Are My Thyroid Meds Working? What to Do If You’re Still Having Hypothyroid Symptoms

We hear from a lot of thyroid patients that even though they’re taking their thyroid medications to treat they’re hypothyroid, they still feel like they have symptoms. Fatigue. Hair loss. Brain fog. Lack of concentration. Anxiety and depression.

Sound like you? It doesn’t mean your medication isn’t working—but it can mean we need to dig deeper. Here are four questions we ask to see if your thyroid medication is working for you.

Are You Absorbing Your Medication?

This might sound obvious, but the first step when you take your thyroid medication is that your body has to break down the capsule and allow it to be absorbed by the small intestine. This begins with the creation of proper amounts of saliva and extends to the right amount of stomach acid to finish the job.

If you’re experiencing signs of low digestive secretions, you might not be breaking down the full capsule—and a portion of your medication is undigested. This might be happening for patients who:

  • are taking acid suppressing medications (or natural products). Your stomach needs to be at a certain pH to dissolve a thyroid medication capsule.
  • have SIBO.
  • have lactose intolerance.
  • have celiac disease. 
  • have IBS-D—when the gut moves too fast, it won’t have enough time to break down the capsule. 

The solution? Treating the root cause. It’s the best way to help increase your digestion/absorption of your medication—especially if you’re taking high doses and it’s not decreasing your symptoms..

Is Your Body Utilizing the Medication?

Once the medication gets into your body, it actually has to be  made into usable components. For example, Levothyroxine (or Synthroid) is synthetic T4 medication. T4 is, for the most part, biologically inactive. That means that your body needs to convert it into T3, which is the gasoline that fuels all of your cells. This process requires an enzyme called deiodinase. 

For a lot of people, this is the general hang-up in the process. This enzyme can be slow or sluggish in people who:

  • have liver issues such as fatty liver, or cirrhosis. 
  • are taking oral birth control pills (ones with estrogen included) or using estrogen replacement therapy.
  • have nutrient deficiencies such as selenium, iodine, and iron. 
  • have insulin resistance and elevated blood sugars
  • have high stress levels & elevated cortisol.
  • have chronic pain conditions.
  • over exercise and have caloric deficiencies
  • have chronic inflammatory conditions (and we can typically measure it in the blood with a CRP or other inflammatory cytokines), including chronic infections (Lyme, EBV, etc.), autoimmune diseases (Hashimoto’s, MS, Lupus, etc.), injuries/arthritis, or cancer.
  • are exposed to environmental toxins such as BPAs, pesticides, mercury and flame retardants (such as PBDE).

You can typically see if this poor conversion is happening through in-depth blood testing. Your T3 levels may be low, or you could have an increase in reverse T3. One tricky piece to this puzzle is that the brain doesn’t have the same types (or amount of) of deiodinases as the rest of the body—so your brain will always get preferential treatment when it comes to the utilization of your thyroid hormone. When you only get a TSH test done to determine if your medication is working for you, you’re only measuring brain to thyroid connection, which may be normal even if you don’t ‘feel’ well controlled. The solution? Ask your doctor about a full thyroid panel.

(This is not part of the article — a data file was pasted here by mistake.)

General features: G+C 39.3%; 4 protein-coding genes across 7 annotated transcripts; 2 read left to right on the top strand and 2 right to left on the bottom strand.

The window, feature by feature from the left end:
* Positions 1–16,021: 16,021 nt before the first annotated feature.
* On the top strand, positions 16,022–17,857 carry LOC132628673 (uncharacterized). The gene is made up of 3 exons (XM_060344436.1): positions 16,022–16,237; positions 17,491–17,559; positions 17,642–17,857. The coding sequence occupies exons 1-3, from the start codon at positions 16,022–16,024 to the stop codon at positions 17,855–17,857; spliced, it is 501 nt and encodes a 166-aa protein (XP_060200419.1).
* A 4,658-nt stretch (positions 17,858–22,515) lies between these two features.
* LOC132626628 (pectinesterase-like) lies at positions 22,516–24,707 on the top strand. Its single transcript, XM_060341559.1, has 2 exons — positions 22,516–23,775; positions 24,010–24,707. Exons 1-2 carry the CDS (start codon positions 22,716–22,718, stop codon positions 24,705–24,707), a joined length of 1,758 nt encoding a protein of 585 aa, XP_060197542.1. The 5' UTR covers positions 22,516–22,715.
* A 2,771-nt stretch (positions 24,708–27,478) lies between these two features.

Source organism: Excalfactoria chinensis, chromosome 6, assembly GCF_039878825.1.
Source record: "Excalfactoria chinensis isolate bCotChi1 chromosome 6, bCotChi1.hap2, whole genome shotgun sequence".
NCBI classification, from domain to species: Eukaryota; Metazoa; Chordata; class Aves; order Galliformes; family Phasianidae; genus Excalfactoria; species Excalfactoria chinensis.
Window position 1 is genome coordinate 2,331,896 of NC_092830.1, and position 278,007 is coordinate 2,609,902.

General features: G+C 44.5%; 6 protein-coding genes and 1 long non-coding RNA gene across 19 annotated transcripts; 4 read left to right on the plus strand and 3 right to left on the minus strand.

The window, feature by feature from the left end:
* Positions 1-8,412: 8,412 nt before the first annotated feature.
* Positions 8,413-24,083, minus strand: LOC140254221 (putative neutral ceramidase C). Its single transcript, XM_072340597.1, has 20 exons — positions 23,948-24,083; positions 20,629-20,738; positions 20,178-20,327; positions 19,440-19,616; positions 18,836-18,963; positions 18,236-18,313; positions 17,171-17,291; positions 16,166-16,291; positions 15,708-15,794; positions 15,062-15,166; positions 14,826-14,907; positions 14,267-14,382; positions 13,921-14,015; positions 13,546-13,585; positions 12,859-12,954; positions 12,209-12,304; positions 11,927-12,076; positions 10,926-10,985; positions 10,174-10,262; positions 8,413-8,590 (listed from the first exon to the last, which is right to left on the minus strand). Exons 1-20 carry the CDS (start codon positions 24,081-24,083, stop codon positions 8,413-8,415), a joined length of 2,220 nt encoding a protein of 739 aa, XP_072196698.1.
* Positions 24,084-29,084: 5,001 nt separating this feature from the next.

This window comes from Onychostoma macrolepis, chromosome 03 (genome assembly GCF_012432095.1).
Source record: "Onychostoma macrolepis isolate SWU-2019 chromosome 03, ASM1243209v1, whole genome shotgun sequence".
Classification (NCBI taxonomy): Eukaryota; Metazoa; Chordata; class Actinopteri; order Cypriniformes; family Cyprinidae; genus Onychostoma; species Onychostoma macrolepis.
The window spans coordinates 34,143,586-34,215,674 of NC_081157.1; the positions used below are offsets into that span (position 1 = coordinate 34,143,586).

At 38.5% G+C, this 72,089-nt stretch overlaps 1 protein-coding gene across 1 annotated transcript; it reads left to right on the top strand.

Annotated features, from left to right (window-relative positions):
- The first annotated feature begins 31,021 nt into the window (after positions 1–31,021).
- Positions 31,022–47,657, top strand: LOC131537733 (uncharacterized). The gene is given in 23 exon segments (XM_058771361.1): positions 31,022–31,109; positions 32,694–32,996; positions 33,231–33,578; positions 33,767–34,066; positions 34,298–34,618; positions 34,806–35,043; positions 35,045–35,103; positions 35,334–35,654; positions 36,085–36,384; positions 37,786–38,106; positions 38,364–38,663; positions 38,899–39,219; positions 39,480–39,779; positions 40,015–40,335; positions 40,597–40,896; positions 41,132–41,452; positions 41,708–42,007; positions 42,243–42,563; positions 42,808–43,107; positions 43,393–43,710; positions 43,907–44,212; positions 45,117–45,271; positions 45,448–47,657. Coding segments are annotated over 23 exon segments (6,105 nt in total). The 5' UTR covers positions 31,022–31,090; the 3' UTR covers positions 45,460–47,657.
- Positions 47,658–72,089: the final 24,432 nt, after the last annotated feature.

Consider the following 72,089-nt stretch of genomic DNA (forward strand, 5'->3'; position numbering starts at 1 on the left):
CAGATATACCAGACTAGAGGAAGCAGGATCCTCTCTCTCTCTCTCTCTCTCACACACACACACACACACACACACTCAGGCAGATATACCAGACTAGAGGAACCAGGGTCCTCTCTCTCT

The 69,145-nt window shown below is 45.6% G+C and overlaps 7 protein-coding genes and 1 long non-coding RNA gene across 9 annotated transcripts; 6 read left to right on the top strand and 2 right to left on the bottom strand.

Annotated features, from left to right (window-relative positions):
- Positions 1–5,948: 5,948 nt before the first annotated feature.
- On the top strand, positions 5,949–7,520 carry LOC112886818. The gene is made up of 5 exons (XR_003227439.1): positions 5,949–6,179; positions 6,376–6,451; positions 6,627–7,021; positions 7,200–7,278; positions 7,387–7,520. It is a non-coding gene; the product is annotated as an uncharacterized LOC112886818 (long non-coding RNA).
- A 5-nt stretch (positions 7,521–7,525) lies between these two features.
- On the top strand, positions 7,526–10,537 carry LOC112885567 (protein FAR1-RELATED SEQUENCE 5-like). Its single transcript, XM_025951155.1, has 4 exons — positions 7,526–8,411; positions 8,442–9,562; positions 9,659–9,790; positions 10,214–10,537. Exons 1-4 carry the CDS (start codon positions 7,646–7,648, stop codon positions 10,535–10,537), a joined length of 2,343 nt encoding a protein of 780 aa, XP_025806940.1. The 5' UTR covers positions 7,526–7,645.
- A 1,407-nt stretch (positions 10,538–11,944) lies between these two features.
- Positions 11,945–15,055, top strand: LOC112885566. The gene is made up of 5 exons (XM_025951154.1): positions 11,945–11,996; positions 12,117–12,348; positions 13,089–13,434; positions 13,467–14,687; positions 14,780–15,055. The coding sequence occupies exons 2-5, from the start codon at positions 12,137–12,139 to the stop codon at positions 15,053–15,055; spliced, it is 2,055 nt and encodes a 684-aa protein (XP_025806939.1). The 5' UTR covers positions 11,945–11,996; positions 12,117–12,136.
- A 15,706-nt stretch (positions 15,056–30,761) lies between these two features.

Are You Taking the Right Formulary?

If you’ve been taking the same medication for awhile and still don’t feel well controlled, talk to your doctor about other thyroid hormone replacement options. There are several different options you can try to adjust the medication and see if it makes an impact in your symptoms.

  1. Try a gluten-free formulary. Some medications are processed in labs that certify as gluten-free for those that are highly reactive or celiac. The name brands Lannett (levothyroxine), Tirosint, and NatureThroid (combination glandular) are all gluten-free. 
  2. Try medications free of additives. If you’re careful to decrease food additives or dyes from your daily life, you might still be getting them from your medicine cabinet. One medication, Tirosint, is a purely levothyroxine based soft-gel that doesn’t contain extra additives. 
  3. Change forms. If synthetic medications are not meeting your needs, try a glandular product such as NatureThroid, Armour, or WP Thyroid. These are animal-based products that contain both T4 and T3. 
  4. Change ratios. Medications from a commercial pharmacy only come in certain dosages so there may be limits to how you dose T4/T3. Having your medication specifically compounded can remove a lot of those limits and customize the dose of T4/T3 that you are taking. Talk to your doctor about a made-for-you prescription to customize your needs.

Are There Other Root Causes to Investigate?

If original symptoms that lead you to start thyroid hormone replacement therapy are not being managed by medications, but your lab markers continue to be normal, it might be time to do back to the drawing board. Look into other root causes. Common hypothyroid symptoms like constipation, weight gain, dry hair/skin/nails, fatigue, and poor circulation can overlap with other medical conditions that may need to be investigated. Ask your doctor if this might be the next best step for you.


If you’re not feeling better from your thyroid medication, it’s important to find out why. A medication that you take daily, long-term, should be making you feel better—if it’s not, keep asking questions! Or, try a new doctor who can help you treat your symptoms holistically. We’re here for you, if you need support on your thyroid journey.